Journalism. Do you know what it really means?

What is journalism? According to Wilkinson, Grant & Fisher, 2009, “Journalism is the business of telling true stories about things that are news.” What is news? Stated by the same authors Wilkinson et al., 2009, “News, generally speaking, is something you hear, see, or read about that is important to you. News is not experience (we call that “life”).”I could not have come up with better definitions for these terms.

While thinking about what to write for this blog, I really got stumped. I did not want to write something that was based on experience, but something that was truly news that people would want to read. I am still not sure if people will want to read this, but at least I am writing the truth. I really loved what the authors discussed in chapter two about their definitions of journalism and news, along with the examples on how to determine if something is newsworthy. Of course, there was more to this chapter, but this is what really grabbed my attention.

One of the concepts that I found interesting is need vs. want. Actually I like all the terms, but I am going to give my example in regards to this one. As journalist, we cannot just surf the web for the latest trending topic to write about. We need to understand what our viewers and readers want to see and hear. I know that is not always the case. The authors mention there will be times when viewers will not realize what they need to hear. So that is why we must make them aware of government activity that they might not know, like how Governor John Doe voted 20 times to cut down the Everglades. I know this is an extreme example, but you get the point.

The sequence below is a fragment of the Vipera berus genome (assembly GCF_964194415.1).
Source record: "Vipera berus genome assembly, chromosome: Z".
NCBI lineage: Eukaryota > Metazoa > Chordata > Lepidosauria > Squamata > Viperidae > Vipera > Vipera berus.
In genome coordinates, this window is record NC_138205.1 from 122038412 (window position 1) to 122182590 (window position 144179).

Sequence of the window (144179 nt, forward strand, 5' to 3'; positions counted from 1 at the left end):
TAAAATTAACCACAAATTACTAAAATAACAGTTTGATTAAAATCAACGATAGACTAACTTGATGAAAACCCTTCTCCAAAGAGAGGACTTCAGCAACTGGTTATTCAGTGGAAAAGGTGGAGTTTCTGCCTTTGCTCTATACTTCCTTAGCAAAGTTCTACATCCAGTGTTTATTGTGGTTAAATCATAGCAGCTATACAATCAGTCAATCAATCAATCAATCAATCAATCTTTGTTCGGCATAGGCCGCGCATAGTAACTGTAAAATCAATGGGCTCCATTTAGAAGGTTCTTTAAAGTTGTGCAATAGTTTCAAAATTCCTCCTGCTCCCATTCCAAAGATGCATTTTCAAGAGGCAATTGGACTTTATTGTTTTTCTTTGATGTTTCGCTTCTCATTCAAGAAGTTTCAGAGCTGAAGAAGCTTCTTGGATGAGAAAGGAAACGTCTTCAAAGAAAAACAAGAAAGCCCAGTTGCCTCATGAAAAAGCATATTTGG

Wilkinson, J., Grant, A., & Fisher, D. (2009). Principles of convergent journalism . (9th ed., p. 15). Oxford, New York: Oxford University Press, Inc.

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